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6- Looking Ahead

Drivers Icon Teaching Your Teen to Drive

Goal: Teach your teen to develop defensive driving techniques and higher-level visual and anticipatory driving skills before moving on to more complex driving situations. In order to avoid last-second reactions and spot potential hazards, have your teen always look 12–15 seconds down the road. When they are looking far enough ahead, they will be able to spot hazards early and be well prepared to react to them.

Location: Start on a quiet neighborhood street. Out of respect to our neighbors, please do not use official state road test courses for practice. Move onto a road with light traffic when your teen is ready.

Lesson one – IPDE System

Teach your teen the IPDE system, a simple system to help new drivers recognize, anticipate
and avoid risks before they turn into problems. IPDE stands for:

Identify potential risks, like oncoming vehicles, pedestrians, obstacles, or intersections.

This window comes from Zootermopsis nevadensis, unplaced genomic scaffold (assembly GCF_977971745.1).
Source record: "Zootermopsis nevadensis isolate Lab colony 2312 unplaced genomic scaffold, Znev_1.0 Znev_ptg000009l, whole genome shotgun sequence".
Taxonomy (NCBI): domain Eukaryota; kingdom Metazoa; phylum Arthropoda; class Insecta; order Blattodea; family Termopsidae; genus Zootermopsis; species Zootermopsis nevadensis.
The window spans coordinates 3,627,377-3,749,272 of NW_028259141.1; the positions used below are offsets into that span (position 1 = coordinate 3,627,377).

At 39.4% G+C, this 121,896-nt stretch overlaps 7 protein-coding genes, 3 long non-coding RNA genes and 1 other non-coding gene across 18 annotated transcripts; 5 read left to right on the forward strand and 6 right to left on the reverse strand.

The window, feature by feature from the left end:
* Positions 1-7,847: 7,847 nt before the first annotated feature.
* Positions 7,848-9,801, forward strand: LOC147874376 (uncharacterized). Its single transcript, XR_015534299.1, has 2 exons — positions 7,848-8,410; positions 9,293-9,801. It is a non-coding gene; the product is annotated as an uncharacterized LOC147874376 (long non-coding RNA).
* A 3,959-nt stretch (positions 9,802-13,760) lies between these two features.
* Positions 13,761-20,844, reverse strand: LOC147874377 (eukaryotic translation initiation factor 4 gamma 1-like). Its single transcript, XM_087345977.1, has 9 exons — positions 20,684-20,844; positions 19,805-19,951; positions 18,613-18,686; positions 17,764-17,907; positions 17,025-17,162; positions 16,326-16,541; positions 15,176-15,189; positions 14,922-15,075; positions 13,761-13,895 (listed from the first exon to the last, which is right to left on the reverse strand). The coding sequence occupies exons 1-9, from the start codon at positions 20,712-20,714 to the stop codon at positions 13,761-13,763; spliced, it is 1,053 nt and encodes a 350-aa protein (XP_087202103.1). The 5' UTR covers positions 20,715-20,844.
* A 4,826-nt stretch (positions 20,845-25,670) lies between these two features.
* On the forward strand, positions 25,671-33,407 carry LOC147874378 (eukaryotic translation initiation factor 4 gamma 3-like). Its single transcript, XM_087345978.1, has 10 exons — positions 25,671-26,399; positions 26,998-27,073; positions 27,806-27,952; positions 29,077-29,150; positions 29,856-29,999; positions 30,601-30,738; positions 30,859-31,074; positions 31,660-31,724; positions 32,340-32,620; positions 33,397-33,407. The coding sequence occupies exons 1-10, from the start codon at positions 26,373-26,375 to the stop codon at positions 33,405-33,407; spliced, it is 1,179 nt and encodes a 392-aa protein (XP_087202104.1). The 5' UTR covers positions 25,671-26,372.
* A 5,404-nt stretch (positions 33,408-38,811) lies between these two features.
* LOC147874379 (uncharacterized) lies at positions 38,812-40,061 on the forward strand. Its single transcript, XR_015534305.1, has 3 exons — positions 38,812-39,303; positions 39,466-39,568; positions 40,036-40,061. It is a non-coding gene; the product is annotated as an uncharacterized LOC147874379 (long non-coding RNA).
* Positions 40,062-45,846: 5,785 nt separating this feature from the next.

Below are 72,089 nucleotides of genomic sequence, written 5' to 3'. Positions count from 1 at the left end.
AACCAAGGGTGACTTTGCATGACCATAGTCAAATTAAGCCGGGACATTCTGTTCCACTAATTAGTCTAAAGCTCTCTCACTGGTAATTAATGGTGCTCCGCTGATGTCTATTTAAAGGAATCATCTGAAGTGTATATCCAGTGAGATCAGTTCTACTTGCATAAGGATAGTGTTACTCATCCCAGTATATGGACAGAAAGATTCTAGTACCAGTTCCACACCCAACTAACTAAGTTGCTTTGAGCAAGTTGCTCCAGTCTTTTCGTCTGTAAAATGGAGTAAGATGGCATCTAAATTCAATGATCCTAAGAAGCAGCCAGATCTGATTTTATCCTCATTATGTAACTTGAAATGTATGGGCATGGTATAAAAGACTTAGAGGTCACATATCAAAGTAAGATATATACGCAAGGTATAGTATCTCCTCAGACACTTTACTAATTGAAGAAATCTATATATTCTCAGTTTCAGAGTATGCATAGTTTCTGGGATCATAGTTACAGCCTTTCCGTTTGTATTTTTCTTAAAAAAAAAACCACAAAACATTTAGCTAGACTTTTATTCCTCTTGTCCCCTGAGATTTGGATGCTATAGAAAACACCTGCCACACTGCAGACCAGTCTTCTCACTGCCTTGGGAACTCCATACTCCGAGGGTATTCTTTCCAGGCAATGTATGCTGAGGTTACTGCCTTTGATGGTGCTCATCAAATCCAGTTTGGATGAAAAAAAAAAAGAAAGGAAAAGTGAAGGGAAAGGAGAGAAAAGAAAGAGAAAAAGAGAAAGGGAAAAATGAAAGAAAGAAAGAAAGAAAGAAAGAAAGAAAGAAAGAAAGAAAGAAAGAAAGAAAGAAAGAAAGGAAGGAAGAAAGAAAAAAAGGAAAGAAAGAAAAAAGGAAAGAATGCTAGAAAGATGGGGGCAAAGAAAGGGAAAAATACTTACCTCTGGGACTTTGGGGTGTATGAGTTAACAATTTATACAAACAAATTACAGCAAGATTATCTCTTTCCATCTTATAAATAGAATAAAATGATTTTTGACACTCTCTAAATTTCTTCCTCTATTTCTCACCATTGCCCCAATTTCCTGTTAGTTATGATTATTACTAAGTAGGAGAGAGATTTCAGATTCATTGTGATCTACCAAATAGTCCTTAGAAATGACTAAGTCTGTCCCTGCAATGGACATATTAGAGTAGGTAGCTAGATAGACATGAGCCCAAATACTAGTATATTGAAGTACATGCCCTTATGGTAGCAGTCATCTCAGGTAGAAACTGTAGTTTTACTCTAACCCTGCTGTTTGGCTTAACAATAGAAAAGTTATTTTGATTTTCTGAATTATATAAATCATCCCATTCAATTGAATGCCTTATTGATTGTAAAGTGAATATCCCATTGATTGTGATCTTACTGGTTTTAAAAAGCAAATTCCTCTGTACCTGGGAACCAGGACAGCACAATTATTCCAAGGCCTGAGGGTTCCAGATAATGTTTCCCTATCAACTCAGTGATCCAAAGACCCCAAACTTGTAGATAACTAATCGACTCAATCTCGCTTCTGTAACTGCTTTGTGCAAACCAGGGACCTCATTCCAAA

Predict when and where there will be a conflict or problem.

Decide on the best course of action.

Execute that action.

Have your teen use commentary driving as they practice the IPDE system. As they drive, ask them to verbally describe their thoughts and actions in order to identify potential risks they see, predict problems these risks could cause, decide what to do to avoid a problem, and then execute the maneuver.

Lesson two – stopping-distance rule

Teach your teen the stopping-distance rule, for the safest distance to stop behind another vehicle. When your vehicle stops, you should be far enough away from the car in front of you that you can see where its tires make contact with the ground. Any closer is too close.

Lesson three – Four-second Rule

Teach your teen the four-second rule for the appropriate following distance when driving behind other vehicles. The four-second rule is an important safety measure designed to give drivers enough time to safely steer or brake to avoid problems that occur in front of them on the road.

  • Start counting when the rear bumper of the vehicle in front of you passes an object.
  • Count “one thousand ONE, one thousand TWO, one thousand THREE, one thousand FOUR.”
  • Your front bumper should not pass that same object before you’ve reached “four.”

Have your teen practice the four-second rule at least 10–12 times, counting out loud to check whether their following distance is appropriate.

Your front bumper should not pass before you’ve reached “four.”

Minimize risks

Rear-end collisions are the most common form of a car crash. Emphasize to your teen that increasing following distance behind other vehicles is the single best thing they can do to minimize the risk of a crash.